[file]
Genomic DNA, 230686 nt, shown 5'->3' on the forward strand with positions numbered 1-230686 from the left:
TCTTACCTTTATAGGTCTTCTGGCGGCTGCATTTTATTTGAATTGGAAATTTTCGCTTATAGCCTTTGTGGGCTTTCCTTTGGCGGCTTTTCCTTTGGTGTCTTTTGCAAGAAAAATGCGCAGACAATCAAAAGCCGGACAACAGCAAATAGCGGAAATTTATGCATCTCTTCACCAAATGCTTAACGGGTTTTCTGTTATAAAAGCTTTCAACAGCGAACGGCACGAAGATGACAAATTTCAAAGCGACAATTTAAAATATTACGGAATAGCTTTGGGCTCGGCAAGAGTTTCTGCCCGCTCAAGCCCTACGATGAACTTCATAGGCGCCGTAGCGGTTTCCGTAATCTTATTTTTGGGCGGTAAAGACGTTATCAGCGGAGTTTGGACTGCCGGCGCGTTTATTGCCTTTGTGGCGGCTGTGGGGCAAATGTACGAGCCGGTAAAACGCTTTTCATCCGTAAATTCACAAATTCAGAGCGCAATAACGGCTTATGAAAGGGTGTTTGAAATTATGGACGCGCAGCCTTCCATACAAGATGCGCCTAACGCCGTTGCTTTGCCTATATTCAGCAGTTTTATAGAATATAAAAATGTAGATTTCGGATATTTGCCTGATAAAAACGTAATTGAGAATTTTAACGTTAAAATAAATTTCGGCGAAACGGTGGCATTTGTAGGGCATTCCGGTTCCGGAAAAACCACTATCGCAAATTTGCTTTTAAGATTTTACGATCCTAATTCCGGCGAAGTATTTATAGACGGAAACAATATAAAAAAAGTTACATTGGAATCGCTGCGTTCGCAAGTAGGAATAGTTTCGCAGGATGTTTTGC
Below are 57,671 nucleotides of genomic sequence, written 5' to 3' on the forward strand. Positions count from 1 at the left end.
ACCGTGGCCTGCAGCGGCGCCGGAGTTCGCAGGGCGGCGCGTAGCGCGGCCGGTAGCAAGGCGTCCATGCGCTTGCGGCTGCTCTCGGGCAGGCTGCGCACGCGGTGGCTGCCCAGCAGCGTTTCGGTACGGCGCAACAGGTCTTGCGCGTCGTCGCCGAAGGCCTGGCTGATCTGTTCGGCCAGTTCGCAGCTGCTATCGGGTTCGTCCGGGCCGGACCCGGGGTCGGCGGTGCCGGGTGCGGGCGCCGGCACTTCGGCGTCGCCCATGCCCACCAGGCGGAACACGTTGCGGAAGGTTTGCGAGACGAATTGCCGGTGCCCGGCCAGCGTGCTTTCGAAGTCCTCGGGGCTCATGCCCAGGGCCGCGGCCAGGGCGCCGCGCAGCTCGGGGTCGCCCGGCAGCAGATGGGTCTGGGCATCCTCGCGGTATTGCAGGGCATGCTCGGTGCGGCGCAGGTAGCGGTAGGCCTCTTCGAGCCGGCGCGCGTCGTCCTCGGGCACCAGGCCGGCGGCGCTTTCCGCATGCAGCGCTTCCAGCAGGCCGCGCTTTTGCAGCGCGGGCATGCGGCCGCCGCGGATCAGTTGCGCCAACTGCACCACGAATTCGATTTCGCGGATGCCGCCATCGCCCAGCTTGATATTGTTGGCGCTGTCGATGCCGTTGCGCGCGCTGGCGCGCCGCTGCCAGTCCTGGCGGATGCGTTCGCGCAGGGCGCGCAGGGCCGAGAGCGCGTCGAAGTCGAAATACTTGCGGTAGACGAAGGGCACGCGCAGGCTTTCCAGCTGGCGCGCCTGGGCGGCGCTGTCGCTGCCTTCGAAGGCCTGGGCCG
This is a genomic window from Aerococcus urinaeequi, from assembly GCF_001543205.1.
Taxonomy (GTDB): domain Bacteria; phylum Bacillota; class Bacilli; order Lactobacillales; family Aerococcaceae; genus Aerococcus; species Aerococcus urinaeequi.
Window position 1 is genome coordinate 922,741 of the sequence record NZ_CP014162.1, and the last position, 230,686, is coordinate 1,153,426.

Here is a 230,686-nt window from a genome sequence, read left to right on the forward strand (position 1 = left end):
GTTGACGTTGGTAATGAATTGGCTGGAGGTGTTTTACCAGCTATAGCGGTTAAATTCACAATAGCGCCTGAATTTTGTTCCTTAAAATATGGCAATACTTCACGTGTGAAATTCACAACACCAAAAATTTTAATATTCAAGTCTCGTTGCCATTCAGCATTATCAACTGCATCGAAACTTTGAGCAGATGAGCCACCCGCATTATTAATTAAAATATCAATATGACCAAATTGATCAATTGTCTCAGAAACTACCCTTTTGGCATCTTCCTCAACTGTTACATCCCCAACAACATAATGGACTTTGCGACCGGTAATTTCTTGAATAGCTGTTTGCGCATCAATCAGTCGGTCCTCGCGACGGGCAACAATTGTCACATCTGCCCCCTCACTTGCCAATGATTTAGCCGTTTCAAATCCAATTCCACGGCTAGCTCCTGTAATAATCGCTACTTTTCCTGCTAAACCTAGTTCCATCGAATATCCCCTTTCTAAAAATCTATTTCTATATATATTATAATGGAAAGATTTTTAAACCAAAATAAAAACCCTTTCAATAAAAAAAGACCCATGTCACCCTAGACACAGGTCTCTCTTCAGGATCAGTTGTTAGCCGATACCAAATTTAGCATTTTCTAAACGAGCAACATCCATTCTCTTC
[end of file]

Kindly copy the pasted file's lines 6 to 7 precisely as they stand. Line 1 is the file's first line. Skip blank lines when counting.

Taxonomy (GTDB): domain Bacteria; phylum Bacillota; class Bacilli; order Lactobacillales; family Aerococcaceae; genus Aerococcus; species Aerococcus urinaeequi.
Window position 1 is genome coordinate 922,741 of the sequence record NZ_CP014162.1, and the last position, 230,686, is coordinate 1,153,426.